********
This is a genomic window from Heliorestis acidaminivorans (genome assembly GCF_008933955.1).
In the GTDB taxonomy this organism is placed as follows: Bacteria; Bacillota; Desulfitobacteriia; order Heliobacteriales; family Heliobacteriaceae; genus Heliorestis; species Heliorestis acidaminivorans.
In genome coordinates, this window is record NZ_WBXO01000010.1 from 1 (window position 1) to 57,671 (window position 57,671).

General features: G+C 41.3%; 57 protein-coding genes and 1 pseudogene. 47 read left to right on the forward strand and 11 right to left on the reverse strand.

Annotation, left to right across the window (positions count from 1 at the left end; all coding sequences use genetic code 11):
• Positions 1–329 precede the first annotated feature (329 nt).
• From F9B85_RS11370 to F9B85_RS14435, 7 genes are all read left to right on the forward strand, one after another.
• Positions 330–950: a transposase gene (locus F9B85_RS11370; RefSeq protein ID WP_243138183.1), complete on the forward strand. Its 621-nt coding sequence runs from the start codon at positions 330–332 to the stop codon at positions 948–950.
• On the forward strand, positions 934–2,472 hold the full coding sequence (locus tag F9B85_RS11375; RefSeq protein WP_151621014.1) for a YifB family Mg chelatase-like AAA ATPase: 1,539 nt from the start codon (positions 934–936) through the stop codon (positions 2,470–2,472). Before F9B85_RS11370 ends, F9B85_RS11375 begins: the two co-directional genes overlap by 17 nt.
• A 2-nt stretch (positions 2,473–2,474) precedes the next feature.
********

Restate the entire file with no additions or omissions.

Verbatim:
This is a genomic window from Heliorestis acidaminivorans (genome assembly GCF_008933955.1).
In the GTDB taxonomy this organism is placed as follows: Bacteria; Bacillota; Desulfitobacteriia; order Heliobacteriales; family Heliobacteriaceae; genus Heliorestis; species Heliorestis acidaminivorans.
In genome coordinates, this window is record NZ_WBXO01000010.1 from 1 (window position 1) to 57,671 (window position 57,671).

General features: G+C 41.3%; 57 protein-coding genes and 1 pseudogene. 47 read left to right on the forward strand and 11 right to left on the reverse strand.

Annotation, left to right across the window (positions count from 1 at the left end; all coding sequences use genetic code 11):
• Positions 1–329 precede the first annotated feature (329 nt).
• From F9B85_RS11370 to F9B85_RS14435, 7 genes are all read left to right on the forward strand, one after another.
• Positions 330–950: a transposase gene (locus F9B85_RS11370; RefSeq protein ID WP_243138183.1), complete on the forward strand. Its 621-nt coding sequence runs from the start codon at positions 330–332 to the stop codon at positions 948–950.
• On the forward strand, positions 934–2,472 hold the full coding sequence (locus tag F9B85_RS11375; RefSeq protein WP_151621014.1) for a YifB family Mg chelatase-like AAA ATPase: 1,539 nt from the start codon (positions 934–936) through the stop codon (positions 2,470–2,472). Before F9B85_RS11370 ends, F9B85_RS11375 begins: the two co-directional genes overlap by 17 nt.
• A 2-nt stretch (positions 2,473–2,474) precedes the next feature.